I have two Pilz CDs of excerpts of operettas by Lehar, Kalman, and Benatzky performed by the Vienna Volksoper. Old but very enjoyable. Although Pilz is gone, these performances may be floating about on other budget labels.

Also if you go to a major record store pick up a CD on Naxos' super budget line of Famous Operetta Overtures.

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Post by Michael » Thu Jun 08, 2006 10:31 am

I love the Merry Widow.. the famous soprano aria is one of the most gorgeous things ever written IMO :D
Michael from The Colne Valley, Yorkshire.

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Post by jbuck919 » Thu Jun 08, 2006 11:12 am

Michael wrote:I love the Merry Widow.. the famous soprano aria is one of the most gorgeous things ever written IMO :D
I wouldn't worry about liking operetta, which is an offshoot of classical and the main root of American show music and its ilk, which I also like. In fact, I wouldn't worry about anything that is purely a matter of taste and would not try to restric anybody's interests or suggest that the limit to which I am willing to go is a norm. But operetta is not the guilty pleasure. It is more "serious" forms of pop that would be that, and even then, the distinguished classical DJs Robert Aubrey Davis and Martin Goldsmith for years had that series "Songs for Aging Children" in which they expounded on their own guilty pleasures. Don't think they ever did a show about rap, though.

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Post by Lance » Thu Jun 08, 2006 11:14 am

I, too, love all these great European operettas. The great names of singers on record included Nicolai Gedda, Anneliese Rothenberger, Rita Streich, Lisa Della Casa, Wolfgang Annheiser, Fritz Wunderlich, Dietrich Fischer-Dieskau, Erika Köth, Hermann Prey, Melita Muszely and countless others. That light music is magnificent when sung (and really introduced to me on discs by these folks). I have also have a strong penchant for Gilbert & Sullivan operettas in the same vein.
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Reed
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Post by Reed » Thu Jun 08, 2006 5:14 pm

I don't know how "guilty" it is, but right now I'm going through the 11-CD set, Stardust: The Complete Capitol Recordings of Nat King Cole, 1955-1959 (Bear Family Records). Many of the albums I knew, but some of the singles and soundtrack songs are amazing. And with those great Nelson Riddle arrangements, they sound like two to three minute tone poems.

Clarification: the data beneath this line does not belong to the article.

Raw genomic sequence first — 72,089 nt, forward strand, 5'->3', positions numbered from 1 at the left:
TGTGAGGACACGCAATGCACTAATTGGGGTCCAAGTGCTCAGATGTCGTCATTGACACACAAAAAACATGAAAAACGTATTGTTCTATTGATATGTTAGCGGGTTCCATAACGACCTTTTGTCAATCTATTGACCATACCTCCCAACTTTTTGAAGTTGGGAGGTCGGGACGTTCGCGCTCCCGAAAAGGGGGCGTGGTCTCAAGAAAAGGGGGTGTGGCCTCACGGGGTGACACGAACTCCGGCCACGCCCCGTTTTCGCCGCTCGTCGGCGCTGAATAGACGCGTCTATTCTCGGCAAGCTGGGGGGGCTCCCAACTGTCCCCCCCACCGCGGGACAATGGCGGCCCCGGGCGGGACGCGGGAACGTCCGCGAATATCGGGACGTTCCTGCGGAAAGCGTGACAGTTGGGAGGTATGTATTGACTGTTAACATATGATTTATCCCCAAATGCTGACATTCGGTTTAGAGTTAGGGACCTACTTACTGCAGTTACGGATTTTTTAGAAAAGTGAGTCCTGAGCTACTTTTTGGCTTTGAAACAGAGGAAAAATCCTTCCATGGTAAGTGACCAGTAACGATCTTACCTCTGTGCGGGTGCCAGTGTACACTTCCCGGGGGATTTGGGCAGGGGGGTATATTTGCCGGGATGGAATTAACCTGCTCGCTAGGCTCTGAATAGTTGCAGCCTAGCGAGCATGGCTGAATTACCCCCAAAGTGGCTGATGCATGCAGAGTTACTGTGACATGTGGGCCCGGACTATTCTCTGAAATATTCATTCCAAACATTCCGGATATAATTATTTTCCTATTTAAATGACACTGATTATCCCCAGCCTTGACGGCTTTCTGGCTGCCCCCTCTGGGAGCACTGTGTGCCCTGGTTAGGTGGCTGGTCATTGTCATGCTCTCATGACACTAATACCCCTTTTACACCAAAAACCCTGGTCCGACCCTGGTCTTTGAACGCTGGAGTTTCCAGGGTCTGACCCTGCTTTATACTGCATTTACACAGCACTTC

And with Nat's great singing, even the most minor tunes sound great.

Very expensive, about $280, but worth it, and it includes a 200-page hardbound lp-sized book full of great info and fabulous photos.

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Post by BWV 1080 » Thu Jun 08, 2006 5:24 pm

I am vain enough to convince myself that anything I enjoy that might fit this category has some subtle level of sophistication that keeps it from becoming a guilty pleasure.

But other genres of music like Rock or Country or Rap do not in of themselves constitute something one should feel apologetic for relative to classical music. Black Sabbath is simply better music than Massenet

Brendan

Post by Brendan » Thu Jun 08, 2006 5:28 pm

Bocelli's Con Te Partiro with Sarah Brightman. The Carpenters. Sugar Sugar by the Archies. Pachelbel's Canon. . .

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Post by AntonioA » Thu Jun 08, 2006 5:46 pm

I love operettas as well as Spanish Zarzuelas.
Victoria de los Angeles collection of Zarzuela arias is wonderful, but I also have a few comlete recordings, some of them with Ataulfo Argenta conducting. Elisabeth Schwarzkopf`s Operetta Aria collection with Ackerman is hairrising.